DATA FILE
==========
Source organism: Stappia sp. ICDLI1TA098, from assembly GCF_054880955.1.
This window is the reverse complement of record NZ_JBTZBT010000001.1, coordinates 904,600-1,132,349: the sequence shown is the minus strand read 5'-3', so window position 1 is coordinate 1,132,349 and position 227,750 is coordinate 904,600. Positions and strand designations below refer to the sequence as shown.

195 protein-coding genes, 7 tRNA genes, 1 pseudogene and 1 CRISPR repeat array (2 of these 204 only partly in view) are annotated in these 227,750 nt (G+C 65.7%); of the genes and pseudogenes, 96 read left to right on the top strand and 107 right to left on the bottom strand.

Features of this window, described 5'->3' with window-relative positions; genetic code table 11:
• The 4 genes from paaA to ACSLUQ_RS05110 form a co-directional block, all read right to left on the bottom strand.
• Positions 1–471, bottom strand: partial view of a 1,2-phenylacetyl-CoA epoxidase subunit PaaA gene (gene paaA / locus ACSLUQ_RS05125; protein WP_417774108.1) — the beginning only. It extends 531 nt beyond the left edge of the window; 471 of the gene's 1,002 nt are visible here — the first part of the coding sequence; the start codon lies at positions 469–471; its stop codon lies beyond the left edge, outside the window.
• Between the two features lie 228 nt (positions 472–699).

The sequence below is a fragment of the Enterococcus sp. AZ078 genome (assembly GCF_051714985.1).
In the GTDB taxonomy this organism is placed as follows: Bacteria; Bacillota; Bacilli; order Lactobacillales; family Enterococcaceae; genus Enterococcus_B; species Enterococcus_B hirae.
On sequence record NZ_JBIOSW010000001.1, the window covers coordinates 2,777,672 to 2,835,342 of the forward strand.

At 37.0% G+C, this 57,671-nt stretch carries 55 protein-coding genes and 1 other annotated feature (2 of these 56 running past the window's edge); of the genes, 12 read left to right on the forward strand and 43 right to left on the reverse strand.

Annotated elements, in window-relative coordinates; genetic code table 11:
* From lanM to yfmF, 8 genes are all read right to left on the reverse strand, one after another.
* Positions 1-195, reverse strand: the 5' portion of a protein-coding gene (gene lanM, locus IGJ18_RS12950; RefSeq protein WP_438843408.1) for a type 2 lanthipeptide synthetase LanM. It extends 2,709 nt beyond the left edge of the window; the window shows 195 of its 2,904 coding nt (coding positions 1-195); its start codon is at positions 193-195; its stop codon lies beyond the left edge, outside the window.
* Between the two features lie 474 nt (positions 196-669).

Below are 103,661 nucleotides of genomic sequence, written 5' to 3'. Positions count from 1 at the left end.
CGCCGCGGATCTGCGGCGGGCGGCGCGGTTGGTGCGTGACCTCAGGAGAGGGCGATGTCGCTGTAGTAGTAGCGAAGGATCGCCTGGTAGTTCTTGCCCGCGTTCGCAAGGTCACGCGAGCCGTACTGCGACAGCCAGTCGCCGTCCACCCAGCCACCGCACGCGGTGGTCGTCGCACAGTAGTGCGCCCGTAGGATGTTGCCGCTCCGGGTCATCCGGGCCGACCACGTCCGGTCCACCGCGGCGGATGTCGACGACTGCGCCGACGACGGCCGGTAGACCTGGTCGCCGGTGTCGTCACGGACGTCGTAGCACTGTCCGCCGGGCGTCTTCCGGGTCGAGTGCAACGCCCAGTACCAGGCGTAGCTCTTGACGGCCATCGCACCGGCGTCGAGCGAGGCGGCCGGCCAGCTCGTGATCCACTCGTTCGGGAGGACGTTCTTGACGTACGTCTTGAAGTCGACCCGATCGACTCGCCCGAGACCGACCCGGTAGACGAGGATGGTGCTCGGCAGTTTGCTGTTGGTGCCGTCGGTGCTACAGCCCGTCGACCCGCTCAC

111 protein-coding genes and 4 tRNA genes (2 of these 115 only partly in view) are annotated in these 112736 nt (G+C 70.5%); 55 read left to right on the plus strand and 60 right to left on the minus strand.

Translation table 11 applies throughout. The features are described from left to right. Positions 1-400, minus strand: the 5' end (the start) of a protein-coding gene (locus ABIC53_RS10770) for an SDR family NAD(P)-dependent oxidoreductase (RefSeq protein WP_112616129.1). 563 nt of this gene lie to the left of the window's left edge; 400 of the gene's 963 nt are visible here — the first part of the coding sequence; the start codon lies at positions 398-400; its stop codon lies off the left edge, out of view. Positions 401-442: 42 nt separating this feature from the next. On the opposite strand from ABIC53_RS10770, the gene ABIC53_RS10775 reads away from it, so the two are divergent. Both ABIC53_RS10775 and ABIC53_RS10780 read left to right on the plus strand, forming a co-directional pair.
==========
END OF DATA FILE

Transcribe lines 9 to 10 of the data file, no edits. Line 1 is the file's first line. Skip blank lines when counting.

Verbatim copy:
In the GTDB taxonomy this organism is placed as follows: Bacteria; Bacillota; Bacilli; order Lactobacillales; family Enterococcaceae; genus Enterococcus_B; species Enterococcus_B hirae.
On sequence record NZ_JBIOSW010000001.1, the window covers coordinates 2,777,672 to 2,835,342 of the forward strand.